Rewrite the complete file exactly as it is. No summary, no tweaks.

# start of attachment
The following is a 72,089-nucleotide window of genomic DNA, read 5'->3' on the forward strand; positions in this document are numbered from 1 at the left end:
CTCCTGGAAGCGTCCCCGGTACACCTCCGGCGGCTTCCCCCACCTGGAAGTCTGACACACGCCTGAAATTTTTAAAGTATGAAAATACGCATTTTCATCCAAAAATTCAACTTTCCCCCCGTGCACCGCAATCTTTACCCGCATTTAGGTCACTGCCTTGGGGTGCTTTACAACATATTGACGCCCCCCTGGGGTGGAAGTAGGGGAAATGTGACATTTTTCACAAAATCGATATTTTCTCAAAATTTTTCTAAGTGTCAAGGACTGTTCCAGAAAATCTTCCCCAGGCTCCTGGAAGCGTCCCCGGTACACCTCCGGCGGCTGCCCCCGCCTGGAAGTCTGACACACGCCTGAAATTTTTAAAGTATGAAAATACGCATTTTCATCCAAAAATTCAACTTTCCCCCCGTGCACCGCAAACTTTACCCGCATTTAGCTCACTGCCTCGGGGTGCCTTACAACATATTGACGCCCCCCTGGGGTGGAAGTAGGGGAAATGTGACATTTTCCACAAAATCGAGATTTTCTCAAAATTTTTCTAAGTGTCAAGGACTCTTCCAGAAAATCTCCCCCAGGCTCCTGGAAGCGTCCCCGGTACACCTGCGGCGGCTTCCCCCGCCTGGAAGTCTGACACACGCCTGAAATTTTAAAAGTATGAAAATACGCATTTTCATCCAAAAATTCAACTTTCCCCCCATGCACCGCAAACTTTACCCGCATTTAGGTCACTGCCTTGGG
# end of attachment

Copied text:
The following is a 72,089-nucleotide window of genomic DNA, read 5'->3' on the forward strand; positions in this document are numbered from 1 at the left end:
CTCCTGGAAGCGTCCCCGGTACACCTCCGGCGGCTTCCCCCACCTGGAAGTCTGACACACGCCTGAAATTTTTAAAGTATGAAAATACGCATTTTCATCCAAAAATTCAACTTTCCCCCCGTGCACCGCAATCTTTACCCGCATTTAGGTCACTGCCTTGGGGTGCTTTACAACATATTGACGCCCCCCTGGGGTGGAAGTAGGGGAAATGTGACATTTTTCACAAAATCGATATTTTCTCAAAATTTTTCTAAGTGTCAAGGACTGTTCCAGAAAATCTTCCCCAGGCTCCTGGAAGCGTCCCCGGTACACCTCCGGCGGCTGCCCCCGCCTGGAAGTCTGACACACGCCTGAAATTTTTAAAGTATGAAAATACGCATTTTCATCCAAAAATTCAACTTTCCCCCCGTGCACCGCAAACTTTACCCGCATTTAGCTCACTGCCTCGGGGTGCCTTACAACATATTGACGCCCCCCTGGGGTGGAAGTAGGGGAAATGTGACATTTTCCACAAAATCGAGATTTTCTCAAAATTTTTCTAAGTGTCAAGGACTCTTCCAGAAAATCTCCCCCAGGCTCCTGGAAGCGTCCCCGGTACACCTGCGGCGGCTTCCCCCGCCTGGAAGTCTGACACACGCCTGAAATTTTAAAAGTATGAAAATACGCATTTTCATCCAAAAATTCAACTTTCCCCCCATGCACCGCAAACTTTACCCGCATTTAGGTCACTGCCTTGGG